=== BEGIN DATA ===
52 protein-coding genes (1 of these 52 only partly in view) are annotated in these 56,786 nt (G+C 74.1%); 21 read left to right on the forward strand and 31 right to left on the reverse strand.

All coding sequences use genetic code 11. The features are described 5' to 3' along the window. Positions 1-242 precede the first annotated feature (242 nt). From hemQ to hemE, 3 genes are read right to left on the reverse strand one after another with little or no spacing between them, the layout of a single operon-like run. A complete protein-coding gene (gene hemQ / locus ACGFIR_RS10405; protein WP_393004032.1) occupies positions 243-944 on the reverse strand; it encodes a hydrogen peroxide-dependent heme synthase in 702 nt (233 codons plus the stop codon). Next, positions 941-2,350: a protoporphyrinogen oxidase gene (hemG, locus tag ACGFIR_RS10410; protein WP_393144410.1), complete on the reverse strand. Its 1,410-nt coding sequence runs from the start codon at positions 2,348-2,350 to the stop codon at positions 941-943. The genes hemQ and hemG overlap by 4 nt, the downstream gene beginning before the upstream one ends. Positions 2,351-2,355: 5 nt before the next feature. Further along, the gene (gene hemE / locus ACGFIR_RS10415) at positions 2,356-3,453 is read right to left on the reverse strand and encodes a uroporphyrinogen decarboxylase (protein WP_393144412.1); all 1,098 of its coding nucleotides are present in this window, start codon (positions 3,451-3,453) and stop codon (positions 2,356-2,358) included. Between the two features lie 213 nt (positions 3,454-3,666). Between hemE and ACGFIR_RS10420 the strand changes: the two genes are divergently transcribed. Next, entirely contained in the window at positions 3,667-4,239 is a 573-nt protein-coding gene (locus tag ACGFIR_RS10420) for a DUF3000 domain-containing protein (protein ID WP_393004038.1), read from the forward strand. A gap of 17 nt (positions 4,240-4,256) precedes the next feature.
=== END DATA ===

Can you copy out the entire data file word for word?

52 protein-coding genes (1 of these 52 only partly in view) are annotated in these 56,786 nt (G+C 74.1%); 21 read left to right on the forward strand and 31 right to left on the reverse strand.

All coding sequences use genetic code 11. The features are described 5' to 3' along the window. Positions 1-242 precede the first annotated feature (242 nt). From hemQ to hemE, 3 genes are read right to left on the reverse strand one after another with little or no spacing between them, the layout of a single operon-like run. A complete protein-coding gene (gene hemQ / locus ACGFIR_RS10405; protein WP_393004032.1) occupies positions 243-944 on the reverse strand; it encodes a hydrogen peroxide-dependent heme synthase in 702 nt (233 codons plus the stop codon). Next, positions 941-2,350: a protoporphyrinogen oxidase gene (hemG, locus tag ACGFIR_RS10410; protein WP_393144410.1), complete on the reverse strand. Its 1,410-nt coding sequence runs from the start codon at positions 2,348-2,350 to the stop codon at positions 941-943. The genes hemQ and hemG overlap by 4 nt, the downstream gene beginning before the upstream one ends. Positions 2,351-2,355: 5 nt before the next feature. Further along, the gene (gene hemE / locus ACGFIR_RS10415) at positions 2,356-3,453 is read right to left on the reverse strand and encodes a uroporphyrinogen decarboxylase (protein WP_393144412.1); all 1,098 of its coding nucleotides are present in this window, start codon (positions 3,451-3,453) and stop codon (positions 2,356-2,358) included. Between the two features lie 213 nt (positions 3,454-3,666). Between hemE and ACGFIR_RS10420 the strand changes: the two genes are divergently transcribed. Next, entirely contained in the window at positions 3,667-4,239 is a 573-nt protein-coding gene (locus tag ACGFIR_RS10420) for a DUF3000 domain-containing protein (protein ID WP_393004038.1), read from the forward strand. A gap of 17 nt (positions 4,240-4,256) precedes the next feature.